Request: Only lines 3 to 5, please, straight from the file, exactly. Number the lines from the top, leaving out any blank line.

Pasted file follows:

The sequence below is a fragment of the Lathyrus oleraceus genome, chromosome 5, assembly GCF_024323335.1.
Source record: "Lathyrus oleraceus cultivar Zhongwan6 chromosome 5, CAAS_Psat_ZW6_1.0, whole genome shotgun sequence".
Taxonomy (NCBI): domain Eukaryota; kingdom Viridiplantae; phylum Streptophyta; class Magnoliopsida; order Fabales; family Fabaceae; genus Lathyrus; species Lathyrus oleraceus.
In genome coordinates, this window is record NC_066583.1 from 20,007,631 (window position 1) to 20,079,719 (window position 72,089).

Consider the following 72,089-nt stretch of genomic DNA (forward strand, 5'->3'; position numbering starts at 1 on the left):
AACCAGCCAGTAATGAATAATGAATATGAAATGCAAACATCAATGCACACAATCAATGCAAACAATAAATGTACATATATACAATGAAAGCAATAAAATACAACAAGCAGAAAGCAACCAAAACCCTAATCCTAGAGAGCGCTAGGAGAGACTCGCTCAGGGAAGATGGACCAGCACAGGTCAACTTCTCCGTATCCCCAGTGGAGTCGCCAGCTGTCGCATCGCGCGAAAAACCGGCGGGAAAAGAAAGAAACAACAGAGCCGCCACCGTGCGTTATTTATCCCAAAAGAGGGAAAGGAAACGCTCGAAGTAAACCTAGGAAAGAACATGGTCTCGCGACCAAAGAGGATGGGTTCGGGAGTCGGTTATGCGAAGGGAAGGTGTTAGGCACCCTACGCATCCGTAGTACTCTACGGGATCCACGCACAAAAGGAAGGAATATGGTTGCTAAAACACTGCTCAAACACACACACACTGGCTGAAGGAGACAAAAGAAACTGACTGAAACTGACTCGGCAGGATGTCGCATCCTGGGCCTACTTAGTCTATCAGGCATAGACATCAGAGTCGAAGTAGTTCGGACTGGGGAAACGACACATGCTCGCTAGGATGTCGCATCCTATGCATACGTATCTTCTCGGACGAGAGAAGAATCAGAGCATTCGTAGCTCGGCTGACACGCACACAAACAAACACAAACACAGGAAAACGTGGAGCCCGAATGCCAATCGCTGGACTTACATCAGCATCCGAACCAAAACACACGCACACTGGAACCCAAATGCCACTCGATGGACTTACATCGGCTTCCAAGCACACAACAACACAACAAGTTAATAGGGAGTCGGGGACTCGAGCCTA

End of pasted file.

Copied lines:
Taxonomy (NCBI): domain Eukaryota; kingdom Viridiplantae; phylum Streptophyta; class Magnoliopsida; order Fabales; family Fabaceae; genus Lathyrus; species Lathyrus oleraceus.
In genome coordinates, this window is record NC_066583.1 from 20,007,631 (window position 1) to 20,079,719 (window position 72,089).

Consider the following 72,089-nt stretch of genomic DNA (forward strand, 5'->3'; position numbering starts at 1 on the left):